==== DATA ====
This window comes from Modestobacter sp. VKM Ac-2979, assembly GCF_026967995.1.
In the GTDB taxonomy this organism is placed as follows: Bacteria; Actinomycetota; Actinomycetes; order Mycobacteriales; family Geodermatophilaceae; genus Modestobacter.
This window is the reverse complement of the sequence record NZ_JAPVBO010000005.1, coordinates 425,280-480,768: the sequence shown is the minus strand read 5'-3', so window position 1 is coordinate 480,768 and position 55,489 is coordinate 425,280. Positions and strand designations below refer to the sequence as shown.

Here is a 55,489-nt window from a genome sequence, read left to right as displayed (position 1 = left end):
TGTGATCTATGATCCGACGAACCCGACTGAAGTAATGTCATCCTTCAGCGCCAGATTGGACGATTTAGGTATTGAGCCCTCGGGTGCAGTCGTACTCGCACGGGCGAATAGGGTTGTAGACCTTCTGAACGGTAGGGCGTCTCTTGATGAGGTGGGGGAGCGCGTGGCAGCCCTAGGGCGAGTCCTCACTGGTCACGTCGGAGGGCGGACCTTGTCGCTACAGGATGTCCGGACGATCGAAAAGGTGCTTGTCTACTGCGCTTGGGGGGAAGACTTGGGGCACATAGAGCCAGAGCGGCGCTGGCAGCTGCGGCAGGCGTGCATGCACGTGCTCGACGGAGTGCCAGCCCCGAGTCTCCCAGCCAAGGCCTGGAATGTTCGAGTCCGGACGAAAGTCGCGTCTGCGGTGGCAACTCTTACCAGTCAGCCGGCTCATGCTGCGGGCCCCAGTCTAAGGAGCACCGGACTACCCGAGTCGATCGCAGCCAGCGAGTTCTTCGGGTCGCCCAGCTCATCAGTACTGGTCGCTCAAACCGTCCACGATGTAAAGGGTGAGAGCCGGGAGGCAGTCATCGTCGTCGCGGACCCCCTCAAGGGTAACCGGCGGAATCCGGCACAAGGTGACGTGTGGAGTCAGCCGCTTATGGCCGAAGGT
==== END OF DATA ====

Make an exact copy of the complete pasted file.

This window comes from Modestobacter sp. VKM Ac-2979, assembly GCF_026967995.1.
In the GTDB taxonomy this organism is placed as follows: Bacteria; Actinomycetota; Actinomycetes; order Mycobacteriales; family Geodermatophilaceae; genus Modestobacter.
This window is the reverse complement of the sequence record NZ_JAPVBO010000005.1, coordinates 425,280-480,768: the sequence shown is the minus strand read 5'-3', so window position 1 is coordinate 480,768 and position 55,489 is coordinate 425,280. Positions and strand designations below refer to the sequence as shown.

Here is a 55,489-nt window from a genome sequence, read left to right as displayed (position 1 = left end):
TGTGATCTATGATCCGACGAACCCGACTGAAGTAATGTCATCCTTCAGCGCCAGATTGGACGATTTAGGTATTGAGCCCTCGGGTGCAGTCGTACTCGCACGGGCGAATAGGGTTGTAGACCTTCTGAACGGTAGGGCGTCTCTTGATGAGGTGGGGGAGCGCGTGGCAGCCCTAGGGCGAGTCCTCACTGGTCACGTCGGAGGGCGGACCTTGTCGCTACAGGATGTCCGGACGATCGAAAAGGTGCTTGTCTACTGCGCTTGGGGGGAAGACTTGGGGCACATAGAGCCAGAGCGGCGCTGGCAGCTGCGGCAGGCGTGCATGCACGTGCTCGACGGAGTGCCAGCCCCGAGTCTCCCAGCCAAGGCCTGGAATGTTCGAGTCCGGACGAAAGTCGCGTCTGCGGTGGCAACTCTTACCAGTCAGCCGGCTCATGCTGCGGGCCCCAGTCTAAGGAGCACCGGACTACCCGAGTCGATCGCAGCCAGCGAGTTCTTCGGGTCGCCCAGCTCATCAGTACTGGTCGCTCAAACCGTCCACGATGTAAAGGGTGAGAGCCGGGAGGCAGTCATCGTCGTCGCGGACCCCCTCAAGGGTAACCGGCGGAATCCGGCACAAGGTGACGTGTGGAGTCAGCCGCTTATGGCCGAAGGT